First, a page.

Yeah, the word icon gets tossed around casually these days, but I’m not being dramatic when I say it’s a title Kylie Minogue has earned. She has released 14 albums and won more than 200 awards in her decades-long career, and you know her even if you aren’t a superfan — you’ve danced to “Can’t Get You Out of My Head,” or you’ve seen her in Moulin Rouge.
On Friday, she’s releasing Disco, her 15th album, and if it’s anything like the first single — “Say Something”— Minogue is about to infuse some much-needed joy into a scary year. Minogue chatted with The Cut about her new album, her longevity as an artist, and when we might be able to finally try her wine line.
I got to hear a little bit of your new album, Disco — it’s so joyful and makes you wanna dance. How does it feel to be releasing it right now?
There are a sum total of zero discos happening. Still, people are turning to music, perhaps even more so. There’s a different joy in it now. But, for me, it’s ultimately about connection, whether it’s through streaming or live performances. We’re all trying to find joy wherever we can.
You have such a devoted fan base — what do you hope they get from the new album?
The more I think about disco and explain what disco is — can we make it a state of mind? When we were out and you could go to a club, sometimes you shut your eyes and it’s just you dancing, you know? Perhaps we can reverse that — you are on your own, but you shut your eyes and hear that music. When I was listening to the first edit of the album, l stopped everything and put the Apple-pips in (as I call Airpods). I just submerged myself into the album and shut my eyes. I felt like I was in another world. Let’s just hope the disco is within. We have to keep the dream alive and connect in different ways.
You’ve stuck around in an industry that’s notoriously tough on women. What have you learned from that longevity? And was there a point in your career when you felt like you’d “made it”?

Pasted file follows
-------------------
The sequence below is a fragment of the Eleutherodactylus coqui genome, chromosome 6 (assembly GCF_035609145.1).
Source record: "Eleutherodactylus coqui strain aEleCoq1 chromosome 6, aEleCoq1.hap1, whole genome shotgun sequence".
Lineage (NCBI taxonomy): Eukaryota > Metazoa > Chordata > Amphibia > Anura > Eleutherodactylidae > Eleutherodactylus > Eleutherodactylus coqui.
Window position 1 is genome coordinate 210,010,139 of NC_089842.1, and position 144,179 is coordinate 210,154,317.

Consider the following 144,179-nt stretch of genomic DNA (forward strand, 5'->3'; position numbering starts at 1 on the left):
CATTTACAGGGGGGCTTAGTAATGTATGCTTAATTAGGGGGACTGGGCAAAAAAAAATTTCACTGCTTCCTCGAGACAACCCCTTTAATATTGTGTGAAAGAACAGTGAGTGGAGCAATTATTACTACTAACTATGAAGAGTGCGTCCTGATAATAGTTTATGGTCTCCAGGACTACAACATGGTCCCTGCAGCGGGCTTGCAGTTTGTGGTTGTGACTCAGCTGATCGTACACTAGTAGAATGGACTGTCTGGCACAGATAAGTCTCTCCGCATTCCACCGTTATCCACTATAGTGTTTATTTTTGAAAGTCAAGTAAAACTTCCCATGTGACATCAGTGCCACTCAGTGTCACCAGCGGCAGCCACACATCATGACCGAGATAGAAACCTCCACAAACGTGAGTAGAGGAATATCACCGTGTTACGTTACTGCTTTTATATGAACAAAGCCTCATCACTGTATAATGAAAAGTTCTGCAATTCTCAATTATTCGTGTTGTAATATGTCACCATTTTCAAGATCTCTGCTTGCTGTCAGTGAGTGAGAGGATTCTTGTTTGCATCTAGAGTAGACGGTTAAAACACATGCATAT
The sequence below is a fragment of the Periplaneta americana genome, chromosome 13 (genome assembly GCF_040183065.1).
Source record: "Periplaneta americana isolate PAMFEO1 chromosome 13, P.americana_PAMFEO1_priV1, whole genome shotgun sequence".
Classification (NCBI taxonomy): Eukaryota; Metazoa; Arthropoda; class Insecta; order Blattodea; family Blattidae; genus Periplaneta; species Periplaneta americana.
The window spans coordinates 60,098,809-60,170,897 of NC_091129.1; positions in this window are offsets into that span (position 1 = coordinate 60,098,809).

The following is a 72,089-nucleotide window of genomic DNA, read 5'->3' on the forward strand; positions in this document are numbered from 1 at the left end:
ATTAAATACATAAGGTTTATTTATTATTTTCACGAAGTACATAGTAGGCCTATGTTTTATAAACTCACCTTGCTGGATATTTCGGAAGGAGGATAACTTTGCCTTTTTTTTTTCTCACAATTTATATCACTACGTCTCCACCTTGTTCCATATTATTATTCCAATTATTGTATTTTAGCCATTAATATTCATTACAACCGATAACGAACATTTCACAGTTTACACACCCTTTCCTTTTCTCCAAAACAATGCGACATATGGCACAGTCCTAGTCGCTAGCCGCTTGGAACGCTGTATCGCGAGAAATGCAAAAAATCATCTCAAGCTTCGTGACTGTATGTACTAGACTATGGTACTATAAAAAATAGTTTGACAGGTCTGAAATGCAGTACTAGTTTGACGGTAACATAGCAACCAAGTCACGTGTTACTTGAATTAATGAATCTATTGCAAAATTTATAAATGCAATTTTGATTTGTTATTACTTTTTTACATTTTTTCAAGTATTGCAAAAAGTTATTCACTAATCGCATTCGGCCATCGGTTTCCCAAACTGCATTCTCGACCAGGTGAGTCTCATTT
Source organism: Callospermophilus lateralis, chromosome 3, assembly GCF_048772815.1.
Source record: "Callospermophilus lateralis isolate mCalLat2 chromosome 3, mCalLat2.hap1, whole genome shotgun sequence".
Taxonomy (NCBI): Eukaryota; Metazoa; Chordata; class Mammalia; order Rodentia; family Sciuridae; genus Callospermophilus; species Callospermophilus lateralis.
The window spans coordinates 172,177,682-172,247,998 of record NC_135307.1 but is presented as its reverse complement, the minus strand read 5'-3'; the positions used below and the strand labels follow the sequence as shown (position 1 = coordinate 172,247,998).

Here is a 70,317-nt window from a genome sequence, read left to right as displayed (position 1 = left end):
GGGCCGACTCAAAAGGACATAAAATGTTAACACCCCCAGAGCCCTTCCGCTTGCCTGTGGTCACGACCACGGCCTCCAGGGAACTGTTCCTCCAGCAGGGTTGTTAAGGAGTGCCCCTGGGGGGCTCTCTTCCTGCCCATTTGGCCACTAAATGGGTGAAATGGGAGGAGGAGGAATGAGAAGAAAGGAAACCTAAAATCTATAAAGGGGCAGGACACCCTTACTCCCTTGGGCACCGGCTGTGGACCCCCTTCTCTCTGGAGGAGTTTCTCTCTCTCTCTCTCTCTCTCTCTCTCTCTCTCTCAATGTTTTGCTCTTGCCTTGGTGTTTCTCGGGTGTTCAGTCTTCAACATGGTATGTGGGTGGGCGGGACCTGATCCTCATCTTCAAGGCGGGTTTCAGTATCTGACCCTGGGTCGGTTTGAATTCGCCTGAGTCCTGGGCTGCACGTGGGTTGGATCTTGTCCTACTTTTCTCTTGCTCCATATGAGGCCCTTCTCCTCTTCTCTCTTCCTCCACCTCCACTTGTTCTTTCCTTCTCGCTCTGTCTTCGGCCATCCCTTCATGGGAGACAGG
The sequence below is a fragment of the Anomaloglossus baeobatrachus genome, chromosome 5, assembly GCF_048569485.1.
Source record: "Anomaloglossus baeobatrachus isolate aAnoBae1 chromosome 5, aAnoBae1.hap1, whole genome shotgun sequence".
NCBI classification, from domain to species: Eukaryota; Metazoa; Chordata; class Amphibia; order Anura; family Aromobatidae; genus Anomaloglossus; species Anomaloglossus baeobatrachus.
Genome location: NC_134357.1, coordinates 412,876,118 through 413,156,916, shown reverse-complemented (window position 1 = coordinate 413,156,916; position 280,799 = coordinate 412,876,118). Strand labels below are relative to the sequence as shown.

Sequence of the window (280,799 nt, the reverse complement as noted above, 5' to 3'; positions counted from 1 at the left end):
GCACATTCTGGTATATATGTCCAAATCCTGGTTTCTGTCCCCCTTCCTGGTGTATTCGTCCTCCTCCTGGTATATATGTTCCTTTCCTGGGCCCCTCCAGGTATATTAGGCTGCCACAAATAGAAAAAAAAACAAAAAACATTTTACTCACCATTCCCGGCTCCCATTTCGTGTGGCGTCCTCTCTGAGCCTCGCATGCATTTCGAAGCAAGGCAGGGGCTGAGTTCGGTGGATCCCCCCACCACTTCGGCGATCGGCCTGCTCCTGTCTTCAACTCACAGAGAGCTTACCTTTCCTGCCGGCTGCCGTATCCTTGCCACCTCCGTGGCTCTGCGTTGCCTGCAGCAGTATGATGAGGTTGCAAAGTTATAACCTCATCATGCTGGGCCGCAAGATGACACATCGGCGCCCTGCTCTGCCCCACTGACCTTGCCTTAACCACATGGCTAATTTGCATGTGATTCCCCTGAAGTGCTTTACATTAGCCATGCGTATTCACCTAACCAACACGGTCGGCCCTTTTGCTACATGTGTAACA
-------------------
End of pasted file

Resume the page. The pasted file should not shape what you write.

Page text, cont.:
I’m 52 years old now. I was 19 when I started. It’s a well-known and much-talked-about fact, but a lot of creatives do have imposter syndrome and doubt, and it’s one of the things that keeps you going. I have that, too, that doubt of, How do you know when you’ve made it? I did allow myself a moment during the “legend” slot at Glastonbury last year to think, This really is something. But if I were ever to fully reach that point of feeling like I’d made it, I think the drive and the fire might not be the same.
How do you feel like you’ve seen the music industry change for the better? And how do you feel like you’ve changed as an artist?
I was so green when I started. I just learned as I went, and I had to learn a lot in a public way.
As a woman, I think the industry is in a better place [than it was]. Earlier in my career, there were plenty of times where it was uncomfortable, but it was a sign of the times — the ’90s were all the lads mags, where you’re in a bikini. I weathered that storm, but I certainly don’t feel that pressure so much anymore, which could be my experience and my age. But I also think it’s the climate.
This is kind of a two-prong question: When is your wine going to be available in the U.S.?
There’s so much desire for it! I believe they’re working on it. I would love you guys to try it.
Part two: What singles of yours would you pair with each wine?
You should see my face. I’m really, really trying to go through the rolodex. Off the top of my head, I’m going to say “Slow” would be the Merlot. “All the Lovers” could be the Rose. And the Sauvignon Blanc could “Can’t Get You Out of My Head.” I’m probably still going to be thinking about this at like 3 AM.